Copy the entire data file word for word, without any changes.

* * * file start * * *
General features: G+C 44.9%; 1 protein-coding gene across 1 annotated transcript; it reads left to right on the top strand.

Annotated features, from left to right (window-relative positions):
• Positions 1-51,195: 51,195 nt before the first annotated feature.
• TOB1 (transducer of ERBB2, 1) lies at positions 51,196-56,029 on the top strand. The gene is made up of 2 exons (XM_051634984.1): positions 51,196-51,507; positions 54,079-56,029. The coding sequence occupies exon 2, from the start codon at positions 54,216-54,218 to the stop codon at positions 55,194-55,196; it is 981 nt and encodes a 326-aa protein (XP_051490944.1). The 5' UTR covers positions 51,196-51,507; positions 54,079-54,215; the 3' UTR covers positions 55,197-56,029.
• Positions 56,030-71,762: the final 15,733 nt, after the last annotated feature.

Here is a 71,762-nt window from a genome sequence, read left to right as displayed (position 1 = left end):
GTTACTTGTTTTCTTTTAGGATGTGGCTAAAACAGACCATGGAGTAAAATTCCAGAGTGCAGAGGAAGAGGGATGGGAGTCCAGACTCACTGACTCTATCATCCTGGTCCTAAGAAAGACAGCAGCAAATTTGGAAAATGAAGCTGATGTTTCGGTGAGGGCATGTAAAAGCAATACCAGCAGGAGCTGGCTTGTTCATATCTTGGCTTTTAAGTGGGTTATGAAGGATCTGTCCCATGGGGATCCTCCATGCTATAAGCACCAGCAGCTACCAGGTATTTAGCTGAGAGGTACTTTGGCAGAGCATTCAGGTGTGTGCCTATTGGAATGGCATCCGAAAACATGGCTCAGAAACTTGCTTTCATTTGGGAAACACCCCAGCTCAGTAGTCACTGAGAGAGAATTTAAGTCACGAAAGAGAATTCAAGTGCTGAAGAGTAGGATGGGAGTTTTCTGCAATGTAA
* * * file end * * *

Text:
General features: G+C 44.9%; 1 protein-coding gene across 1 annotated transcript; it reads left to right on the top strand.

Annotated features, from left to right (window-relative positions):
• Positions 1-51,195: 51,195 nt before the first annotated feature.
• TOB1 (transducer of ERBB2, 1) lies at positions 51,196-56,029 on the top strand. The gene is made up of 2 exons (XM_051634984.1): positions 51,196-51,507; positions 54,079-56,029. The coding sequence occupies exon 2, from the start codon at positions 54,216-54,218 to the stop codon at positions 55,194-55,196; it is 981 nt and encodes a 326-aa protein (XP_051490944.1). The 5' UTR covers positions 51,196-51,507; positions 54,079-54,215; the 3' UTR covers positions 55,197-56,029.
• Positions 56,030-71,762: the final 15,733 nt, after the last annotated feature.

Here is a 71,762-nt window from a genome sequence, read left to right as displayed (position 1 = left end):
GTTACTTGTTTTCTTTTAGGATGTGGCTAAAACAGACCATGGAGTAAAATTCCAGAGTGCAGAGGAAGAGGGATGGGAGTCCAGACTCACTGACTCTATCATCCTGGTCCTAAGAAAGACAGCAGCAAATTTGGAAAATGAAGCTGATGTTTCGGTGAGGGCATGTAAAAGCAATACCAGCAGGAGCTGGCTTGTTCATATCTTGGCTTTTAAGTGGGTTATGAAGGATCTGTCCCATGGGGATCCTCCATGCTATAAGCACCAGCAGCTACCAGGTATTTAGCTGAGAGGTACTTTGGCAGAGCATTCAGGTGTGTGCCTATTGGAATGGCATCCGAAAACATGGCTCAGAAACTTGCTTTCATTTGGGAAACACCCCAGCTCAGTAGTCACTGAGAGAGAATTTAAGTCACGAAAGAGAATTCAAGTGCTGAAGAGTAGGATGGGAGTTTTCTGCAATGTAA